From grade schools to senior villages, we now spend much of our lives on separate generational islands. Can we reverse the trend?“What ‘age segregation’ does to America,” Boston Globe, August 30, 2014
I certainly hope so. This segregation by age is one of the more ridiculously, annoyingly persistent legacies of the Industrial Revolution.
Three things would help:
- Stop approving “Over-55 Only” developments. These are often requested by planning boards because we’re scared about how more houses and thus more children might change our school taxes, but couched in terms that sound reasonable, such as “caring for our older neighbors.” The former argument is silly anyway: we’re having children later in life. When I’m 55, I’ll still have children in school. But I also need a place to live now. Age-restricted developments not only separate older adults from their children and grandchildren, but they constrain the housing supply.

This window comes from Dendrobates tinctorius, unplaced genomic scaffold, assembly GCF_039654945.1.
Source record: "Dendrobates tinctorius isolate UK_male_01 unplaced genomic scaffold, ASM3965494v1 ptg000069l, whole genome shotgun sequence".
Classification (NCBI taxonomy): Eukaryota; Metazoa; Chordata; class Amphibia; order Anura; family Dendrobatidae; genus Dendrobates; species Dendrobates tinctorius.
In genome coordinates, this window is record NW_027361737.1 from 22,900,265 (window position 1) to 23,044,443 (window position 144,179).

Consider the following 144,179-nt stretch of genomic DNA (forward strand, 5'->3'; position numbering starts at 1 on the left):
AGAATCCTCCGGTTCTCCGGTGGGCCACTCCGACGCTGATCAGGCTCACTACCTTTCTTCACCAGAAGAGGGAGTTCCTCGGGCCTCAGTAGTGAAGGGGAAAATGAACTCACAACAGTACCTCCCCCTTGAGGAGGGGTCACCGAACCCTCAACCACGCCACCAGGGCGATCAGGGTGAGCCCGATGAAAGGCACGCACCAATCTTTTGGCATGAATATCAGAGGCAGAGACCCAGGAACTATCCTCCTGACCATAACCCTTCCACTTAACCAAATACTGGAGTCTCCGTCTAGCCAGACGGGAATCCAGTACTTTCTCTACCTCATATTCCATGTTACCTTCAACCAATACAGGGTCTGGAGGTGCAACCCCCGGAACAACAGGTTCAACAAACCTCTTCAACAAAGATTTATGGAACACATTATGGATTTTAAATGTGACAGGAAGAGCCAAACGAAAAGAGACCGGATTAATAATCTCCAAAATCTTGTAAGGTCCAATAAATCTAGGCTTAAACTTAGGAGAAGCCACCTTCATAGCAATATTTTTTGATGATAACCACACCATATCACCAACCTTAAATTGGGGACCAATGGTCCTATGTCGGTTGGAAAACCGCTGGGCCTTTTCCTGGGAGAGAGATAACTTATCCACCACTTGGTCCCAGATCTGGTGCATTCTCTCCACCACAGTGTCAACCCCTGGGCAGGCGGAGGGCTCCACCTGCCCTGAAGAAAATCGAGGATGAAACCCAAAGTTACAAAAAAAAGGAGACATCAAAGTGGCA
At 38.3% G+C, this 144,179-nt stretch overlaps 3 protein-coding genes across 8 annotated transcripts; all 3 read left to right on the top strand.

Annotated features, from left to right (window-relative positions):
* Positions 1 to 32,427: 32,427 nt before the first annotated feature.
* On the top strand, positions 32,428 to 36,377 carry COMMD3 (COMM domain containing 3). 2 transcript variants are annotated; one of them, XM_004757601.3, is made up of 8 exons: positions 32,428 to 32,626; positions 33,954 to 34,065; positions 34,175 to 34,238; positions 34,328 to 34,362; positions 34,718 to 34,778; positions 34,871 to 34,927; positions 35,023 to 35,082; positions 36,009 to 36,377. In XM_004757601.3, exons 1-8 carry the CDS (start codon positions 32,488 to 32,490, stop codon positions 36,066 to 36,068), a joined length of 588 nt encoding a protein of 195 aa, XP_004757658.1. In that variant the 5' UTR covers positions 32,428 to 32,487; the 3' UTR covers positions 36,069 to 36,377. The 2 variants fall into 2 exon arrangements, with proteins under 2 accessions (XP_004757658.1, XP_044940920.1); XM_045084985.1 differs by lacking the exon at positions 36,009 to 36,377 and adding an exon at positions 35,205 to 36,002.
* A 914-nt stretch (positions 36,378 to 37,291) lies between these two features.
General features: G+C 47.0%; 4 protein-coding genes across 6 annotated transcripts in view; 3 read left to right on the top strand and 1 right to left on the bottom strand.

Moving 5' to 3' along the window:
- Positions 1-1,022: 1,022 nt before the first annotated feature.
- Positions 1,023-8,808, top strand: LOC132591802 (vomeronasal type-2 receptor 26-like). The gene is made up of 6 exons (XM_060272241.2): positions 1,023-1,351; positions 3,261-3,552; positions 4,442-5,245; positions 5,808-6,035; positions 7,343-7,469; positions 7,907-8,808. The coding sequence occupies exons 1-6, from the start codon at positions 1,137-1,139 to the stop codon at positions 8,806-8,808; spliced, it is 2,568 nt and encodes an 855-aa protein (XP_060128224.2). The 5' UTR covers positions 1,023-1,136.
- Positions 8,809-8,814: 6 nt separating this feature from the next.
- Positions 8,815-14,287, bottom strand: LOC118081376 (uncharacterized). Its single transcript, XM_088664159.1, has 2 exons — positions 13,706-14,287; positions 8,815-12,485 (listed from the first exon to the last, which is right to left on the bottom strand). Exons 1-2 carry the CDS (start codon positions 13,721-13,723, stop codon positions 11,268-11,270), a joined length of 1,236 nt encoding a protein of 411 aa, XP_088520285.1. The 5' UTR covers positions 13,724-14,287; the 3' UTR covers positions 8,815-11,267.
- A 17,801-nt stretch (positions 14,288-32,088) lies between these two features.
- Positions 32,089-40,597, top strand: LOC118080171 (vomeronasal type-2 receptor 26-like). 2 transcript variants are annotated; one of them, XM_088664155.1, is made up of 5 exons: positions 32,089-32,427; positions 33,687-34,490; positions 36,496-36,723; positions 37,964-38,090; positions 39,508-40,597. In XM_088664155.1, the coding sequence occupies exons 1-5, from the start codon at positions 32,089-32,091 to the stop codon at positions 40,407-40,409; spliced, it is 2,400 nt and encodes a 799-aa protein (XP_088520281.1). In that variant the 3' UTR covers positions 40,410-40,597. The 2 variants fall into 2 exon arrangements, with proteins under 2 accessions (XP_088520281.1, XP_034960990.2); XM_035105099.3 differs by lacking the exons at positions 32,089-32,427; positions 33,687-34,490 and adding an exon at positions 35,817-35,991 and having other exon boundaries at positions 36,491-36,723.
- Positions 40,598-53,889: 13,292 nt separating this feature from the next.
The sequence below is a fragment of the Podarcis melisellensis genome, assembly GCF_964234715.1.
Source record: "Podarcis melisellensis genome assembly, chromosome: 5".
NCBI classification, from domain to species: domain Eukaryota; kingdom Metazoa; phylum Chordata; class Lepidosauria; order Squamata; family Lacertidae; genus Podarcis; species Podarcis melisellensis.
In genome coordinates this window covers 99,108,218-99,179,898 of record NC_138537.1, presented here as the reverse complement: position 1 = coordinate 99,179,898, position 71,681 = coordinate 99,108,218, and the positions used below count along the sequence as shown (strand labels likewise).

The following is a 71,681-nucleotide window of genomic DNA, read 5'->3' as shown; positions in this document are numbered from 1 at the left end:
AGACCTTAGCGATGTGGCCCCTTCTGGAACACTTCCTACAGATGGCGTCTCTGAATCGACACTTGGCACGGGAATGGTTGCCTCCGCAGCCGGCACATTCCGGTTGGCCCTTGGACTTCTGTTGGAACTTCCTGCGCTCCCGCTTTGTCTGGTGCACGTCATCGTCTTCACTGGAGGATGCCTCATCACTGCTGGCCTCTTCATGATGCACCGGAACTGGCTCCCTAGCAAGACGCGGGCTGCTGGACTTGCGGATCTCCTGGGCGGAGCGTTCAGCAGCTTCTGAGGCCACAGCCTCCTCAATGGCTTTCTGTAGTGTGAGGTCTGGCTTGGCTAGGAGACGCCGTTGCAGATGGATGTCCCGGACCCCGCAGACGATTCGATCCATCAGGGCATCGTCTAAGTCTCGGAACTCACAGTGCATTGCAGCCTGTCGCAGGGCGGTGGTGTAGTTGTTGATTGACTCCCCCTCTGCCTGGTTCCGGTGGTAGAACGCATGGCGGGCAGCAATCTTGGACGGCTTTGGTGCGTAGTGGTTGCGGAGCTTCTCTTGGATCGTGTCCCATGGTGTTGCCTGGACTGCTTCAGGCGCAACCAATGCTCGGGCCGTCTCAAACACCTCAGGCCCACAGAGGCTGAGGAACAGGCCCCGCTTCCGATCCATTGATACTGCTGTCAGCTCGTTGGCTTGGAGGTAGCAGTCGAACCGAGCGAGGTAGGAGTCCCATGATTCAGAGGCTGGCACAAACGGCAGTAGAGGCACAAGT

- Let the older children teach the younger. Sort school children by ability rather than age, if they need to be sorted at all. If you have more than one child at home, you may have noticed that kids do this already by themselves. They pretty much still do on playgrounds.
- Play. Stop treating sports and the arts as only for children. Get up off the couch and dance.